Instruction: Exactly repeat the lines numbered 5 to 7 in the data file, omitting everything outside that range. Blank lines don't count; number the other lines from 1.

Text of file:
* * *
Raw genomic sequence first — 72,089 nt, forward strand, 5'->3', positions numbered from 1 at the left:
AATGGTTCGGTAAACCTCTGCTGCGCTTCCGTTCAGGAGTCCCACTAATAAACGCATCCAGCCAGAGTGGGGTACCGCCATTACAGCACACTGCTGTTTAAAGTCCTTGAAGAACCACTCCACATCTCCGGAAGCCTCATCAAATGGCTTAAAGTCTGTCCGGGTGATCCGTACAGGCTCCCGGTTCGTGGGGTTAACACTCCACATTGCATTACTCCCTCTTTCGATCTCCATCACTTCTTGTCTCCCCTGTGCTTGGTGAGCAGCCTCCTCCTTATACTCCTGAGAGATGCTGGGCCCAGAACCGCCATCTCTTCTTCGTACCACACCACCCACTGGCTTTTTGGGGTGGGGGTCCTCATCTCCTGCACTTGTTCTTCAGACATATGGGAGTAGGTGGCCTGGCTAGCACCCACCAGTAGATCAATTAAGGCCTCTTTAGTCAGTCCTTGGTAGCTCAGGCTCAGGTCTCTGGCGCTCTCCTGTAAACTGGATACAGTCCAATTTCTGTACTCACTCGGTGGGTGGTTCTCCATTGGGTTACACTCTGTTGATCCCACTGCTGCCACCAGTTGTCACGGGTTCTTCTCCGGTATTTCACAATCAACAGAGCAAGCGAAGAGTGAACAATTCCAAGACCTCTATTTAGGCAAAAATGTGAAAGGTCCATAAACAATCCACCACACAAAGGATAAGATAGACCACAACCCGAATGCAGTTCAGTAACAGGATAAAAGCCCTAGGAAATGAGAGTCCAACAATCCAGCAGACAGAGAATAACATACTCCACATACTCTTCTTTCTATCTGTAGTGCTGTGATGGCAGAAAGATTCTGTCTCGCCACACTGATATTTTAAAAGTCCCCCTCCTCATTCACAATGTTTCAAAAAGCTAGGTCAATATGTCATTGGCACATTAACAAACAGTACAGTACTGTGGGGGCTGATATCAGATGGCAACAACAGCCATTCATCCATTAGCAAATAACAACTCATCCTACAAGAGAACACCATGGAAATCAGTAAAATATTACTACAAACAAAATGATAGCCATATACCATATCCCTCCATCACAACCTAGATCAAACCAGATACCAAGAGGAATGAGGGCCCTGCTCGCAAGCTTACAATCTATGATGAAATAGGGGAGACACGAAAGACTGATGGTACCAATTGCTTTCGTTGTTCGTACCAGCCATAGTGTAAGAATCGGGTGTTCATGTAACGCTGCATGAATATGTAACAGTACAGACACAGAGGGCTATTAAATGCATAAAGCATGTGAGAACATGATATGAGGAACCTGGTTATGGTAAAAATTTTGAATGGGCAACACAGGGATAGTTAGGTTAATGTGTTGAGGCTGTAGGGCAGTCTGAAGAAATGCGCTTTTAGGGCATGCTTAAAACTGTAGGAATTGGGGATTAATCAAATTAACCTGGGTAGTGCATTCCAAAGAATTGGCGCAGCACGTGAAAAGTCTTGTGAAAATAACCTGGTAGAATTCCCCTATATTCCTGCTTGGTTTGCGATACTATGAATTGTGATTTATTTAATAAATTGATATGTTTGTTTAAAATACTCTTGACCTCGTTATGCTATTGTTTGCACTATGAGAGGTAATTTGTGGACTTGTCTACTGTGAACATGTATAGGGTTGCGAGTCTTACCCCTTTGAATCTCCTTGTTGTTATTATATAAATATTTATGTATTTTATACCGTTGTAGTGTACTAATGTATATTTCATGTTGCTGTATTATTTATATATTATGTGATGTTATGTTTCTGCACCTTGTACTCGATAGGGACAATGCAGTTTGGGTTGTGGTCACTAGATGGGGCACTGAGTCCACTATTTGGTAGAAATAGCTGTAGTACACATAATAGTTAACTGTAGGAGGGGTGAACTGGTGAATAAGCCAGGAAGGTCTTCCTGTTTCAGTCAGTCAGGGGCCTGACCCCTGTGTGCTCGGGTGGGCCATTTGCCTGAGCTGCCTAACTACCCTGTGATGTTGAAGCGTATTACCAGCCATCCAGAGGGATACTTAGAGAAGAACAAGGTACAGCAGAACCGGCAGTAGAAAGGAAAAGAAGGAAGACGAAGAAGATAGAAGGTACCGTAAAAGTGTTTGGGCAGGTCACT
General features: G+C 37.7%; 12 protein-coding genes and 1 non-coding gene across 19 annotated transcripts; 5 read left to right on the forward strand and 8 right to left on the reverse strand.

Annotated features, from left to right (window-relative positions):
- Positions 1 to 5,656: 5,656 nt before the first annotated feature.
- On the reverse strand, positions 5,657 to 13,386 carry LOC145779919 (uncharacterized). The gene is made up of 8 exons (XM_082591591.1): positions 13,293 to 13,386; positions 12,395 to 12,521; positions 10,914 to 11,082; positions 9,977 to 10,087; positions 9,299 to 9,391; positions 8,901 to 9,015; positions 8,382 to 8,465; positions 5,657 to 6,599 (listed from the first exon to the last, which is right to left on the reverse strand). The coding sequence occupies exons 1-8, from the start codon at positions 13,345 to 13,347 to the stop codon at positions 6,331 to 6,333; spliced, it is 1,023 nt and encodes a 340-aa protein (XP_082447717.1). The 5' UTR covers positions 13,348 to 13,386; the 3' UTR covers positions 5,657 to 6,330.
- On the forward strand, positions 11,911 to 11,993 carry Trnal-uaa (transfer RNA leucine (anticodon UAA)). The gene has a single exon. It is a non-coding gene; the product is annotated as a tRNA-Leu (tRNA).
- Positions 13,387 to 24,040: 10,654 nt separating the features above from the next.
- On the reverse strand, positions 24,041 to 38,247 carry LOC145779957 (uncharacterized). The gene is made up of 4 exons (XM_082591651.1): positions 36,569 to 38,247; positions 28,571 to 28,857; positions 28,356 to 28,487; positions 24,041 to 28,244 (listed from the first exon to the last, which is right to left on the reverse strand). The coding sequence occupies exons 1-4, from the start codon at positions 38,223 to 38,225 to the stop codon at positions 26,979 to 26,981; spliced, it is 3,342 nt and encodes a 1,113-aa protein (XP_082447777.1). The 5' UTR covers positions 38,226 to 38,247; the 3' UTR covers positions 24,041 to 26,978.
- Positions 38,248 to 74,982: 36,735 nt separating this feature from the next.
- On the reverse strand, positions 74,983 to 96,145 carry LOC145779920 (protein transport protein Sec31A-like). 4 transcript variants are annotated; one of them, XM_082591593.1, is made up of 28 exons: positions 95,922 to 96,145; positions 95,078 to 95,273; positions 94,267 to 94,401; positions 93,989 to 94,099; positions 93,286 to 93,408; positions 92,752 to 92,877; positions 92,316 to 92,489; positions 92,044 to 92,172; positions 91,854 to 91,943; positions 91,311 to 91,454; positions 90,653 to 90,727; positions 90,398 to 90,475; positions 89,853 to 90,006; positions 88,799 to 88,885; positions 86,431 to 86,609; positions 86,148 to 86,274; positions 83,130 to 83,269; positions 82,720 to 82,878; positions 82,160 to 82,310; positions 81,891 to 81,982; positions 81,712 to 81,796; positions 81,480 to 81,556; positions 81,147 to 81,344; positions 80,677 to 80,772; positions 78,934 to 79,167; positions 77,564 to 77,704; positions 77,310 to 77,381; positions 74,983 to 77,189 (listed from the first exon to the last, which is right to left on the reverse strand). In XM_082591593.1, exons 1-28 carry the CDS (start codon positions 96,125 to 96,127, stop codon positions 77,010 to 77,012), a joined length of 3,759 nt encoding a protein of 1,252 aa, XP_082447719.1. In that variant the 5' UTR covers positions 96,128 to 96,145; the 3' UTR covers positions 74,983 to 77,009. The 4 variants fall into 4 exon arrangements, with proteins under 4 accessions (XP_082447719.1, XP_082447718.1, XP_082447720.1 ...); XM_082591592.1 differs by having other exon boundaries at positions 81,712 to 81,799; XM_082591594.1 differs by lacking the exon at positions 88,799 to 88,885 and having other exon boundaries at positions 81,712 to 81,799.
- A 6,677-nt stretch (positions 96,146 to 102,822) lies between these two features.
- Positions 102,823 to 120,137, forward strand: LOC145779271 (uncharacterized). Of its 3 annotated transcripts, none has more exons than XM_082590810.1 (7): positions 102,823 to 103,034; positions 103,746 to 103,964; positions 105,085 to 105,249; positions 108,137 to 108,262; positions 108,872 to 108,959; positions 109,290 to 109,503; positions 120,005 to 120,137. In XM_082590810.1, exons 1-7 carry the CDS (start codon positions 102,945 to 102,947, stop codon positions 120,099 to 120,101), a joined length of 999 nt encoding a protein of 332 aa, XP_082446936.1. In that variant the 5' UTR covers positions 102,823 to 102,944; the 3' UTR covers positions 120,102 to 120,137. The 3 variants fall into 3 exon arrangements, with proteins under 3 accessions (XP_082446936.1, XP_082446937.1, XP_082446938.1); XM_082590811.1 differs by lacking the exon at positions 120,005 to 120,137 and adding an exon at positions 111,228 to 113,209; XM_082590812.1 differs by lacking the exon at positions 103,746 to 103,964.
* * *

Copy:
- Positions 1 to 5,656: 5,656 nt before the first annotated feature.
- On the reverse strand, positions 5,657 to 13,386 carry LOC145779919 (uncharacterized). The gene is made up of 8 exons (XM_082591591.1): positions 13,293 to 13,386; positions 12,395 to 12,521; positions 10,914 to 11,082; positions 9,977 to 10,087; positions 9,299 to 9,391; positions 8,901 to 9,015; positions 8,382 to 8,465; positions 5,657 to 6,599 (listed from the first exon to the last, which is right to left on the reverse strand). The coding sequence occupies exons 1-8, from the start codon at positions 13,345 to 13,347 to the stop codon at positions 6,331 to 6,333; spliced, it is 1,023 nt and encodes a 340-aa protein (XP_082447717.1). The 5' UTR covers positions 13,348 to 13,386; the 3' UTR covers positions 5,657 to 6,330.
- On the forward strand, positions 11,911 to 11,993 carry Trnal-uaa (transfer RNA leucine (anticodon UAA)). The gene has a single exon. It is a non-coding gene; the product is annotated as a tRNA-Leu (tRNA).